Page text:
South Korean cryptocurrency exchange Upbit announced that it would delist five cryptocurrencies on June 18. They are Maro, Paycoin, Observer, Solve.Care, and Quiztok. 

The exchange reportedly said that the cryptocurrencies did not meet the requisite expectations for market fairness. Since then, the prices of all five cryptocurrencies have dropped. 

“Upbit will always do its best for your safe transactions,” the exchange said in its delisting announcement last week. 


Maro (MARO) opened the day at $0.25 but closed the day at a price of approximately $0.13, marking a whopping 48% drop on the day. 

Paycoin (PCI) opened on June 11 above a dollar ($1.05) but dropped 40% to a price of $0.65 by the end of the day. Similarly, Solve.Care (SOLVE) dropped from $0.15 to $0.09 on June 11, marking a percentage decrease of 40%. 

Observer (OBSR) suffered an even graver fate than MARO or PCI, dropping by 50% from a price of $0.14 to $0.07. 

Quiztok (QTCON) fell from a price of $0.59 to $0.29, marking off a percentage decrease of nearly 51%, just about making it the hardest hit coin of all five.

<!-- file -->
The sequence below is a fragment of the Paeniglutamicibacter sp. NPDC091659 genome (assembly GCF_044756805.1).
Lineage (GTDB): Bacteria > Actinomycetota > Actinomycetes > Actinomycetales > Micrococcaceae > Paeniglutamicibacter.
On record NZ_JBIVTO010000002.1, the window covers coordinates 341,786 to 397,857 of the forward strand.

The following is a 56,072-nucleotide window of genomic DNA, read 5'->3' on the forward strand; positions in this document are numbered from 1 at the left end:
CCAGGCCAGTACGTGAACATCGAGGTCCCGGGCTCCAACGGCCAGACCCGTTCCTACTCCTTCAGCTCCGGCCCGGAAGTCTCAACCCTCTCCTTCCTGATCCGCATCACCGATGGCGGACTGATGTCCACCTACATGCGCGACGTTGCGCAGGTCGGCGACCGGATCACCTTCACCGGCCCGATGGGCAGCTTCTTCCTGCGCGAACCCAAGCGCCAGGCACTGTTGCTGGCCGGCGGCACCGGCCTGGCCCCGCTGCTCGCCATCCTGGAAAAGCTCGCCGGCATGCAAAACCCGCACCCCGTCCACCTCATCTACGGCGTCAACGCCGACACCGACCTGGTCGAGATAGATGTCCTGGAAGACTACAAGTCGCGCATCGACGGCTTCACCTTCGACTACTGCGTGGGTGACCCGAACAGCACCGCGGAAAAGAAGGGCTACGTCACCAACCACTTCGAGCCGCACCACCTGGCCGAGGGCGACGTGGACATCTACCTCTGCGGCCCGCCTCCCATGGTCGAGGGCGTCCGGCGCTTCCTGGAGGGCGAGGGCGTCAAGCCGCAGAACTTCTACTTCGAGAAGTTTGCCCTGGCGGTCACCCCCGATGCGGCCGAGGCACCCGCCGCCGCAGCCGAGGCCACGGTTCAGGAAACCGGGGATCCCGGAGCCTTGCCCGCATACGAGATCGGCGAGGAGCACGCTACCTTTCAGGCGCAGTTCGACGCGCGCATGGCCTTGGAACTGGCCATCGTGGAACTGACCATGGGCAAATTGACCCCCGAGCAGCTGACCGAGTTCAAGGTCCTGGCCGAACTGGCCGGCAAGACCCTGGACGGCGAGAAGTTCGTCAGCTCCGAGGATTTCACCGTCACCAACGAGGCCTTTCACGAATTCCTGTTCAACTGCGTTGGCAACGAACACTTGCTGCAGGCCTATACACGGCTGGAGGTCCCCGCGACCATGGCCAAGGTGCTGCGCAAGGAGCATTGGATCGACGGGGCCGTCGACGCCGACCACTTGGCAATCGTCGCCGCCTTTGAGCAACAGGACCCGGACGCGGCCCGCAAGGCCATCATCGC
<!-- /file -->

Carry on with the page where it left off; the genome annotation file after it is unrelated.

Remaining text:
What’s more, these coins have not recovered since Upbit’s announcement. The exchange has also flagged another 25 coins, citing four key reasons: A lack of global liquidity, questionable technical competency, public disclosures of information, and team competency.


Crypto under scrutiny in South Korea

The news comes at a time when regulators in South Korea are applying further scrutiny to the sector. 

Exchanges, for example, are being asked to obtain business licenses before a September deadline. This hasn’t been a problem for larger platforms like Bithumb, Upbit, and Korbit who can easily find a banking partner to sponsor them.

Another headache, though, is that of a recent ban on the practice of cross trading. This activity refers to the practice of buying and selling the same asset without recording the trade. Moving forward, South Korea’s Financial Services Commission (FSC) will demand that all such trades be recorded. 

The current regulatory backdrop offers a possible explanation for the recent delistings. As more and more authorities clamp down on any unusual activity, exchanges may be doing the same. 

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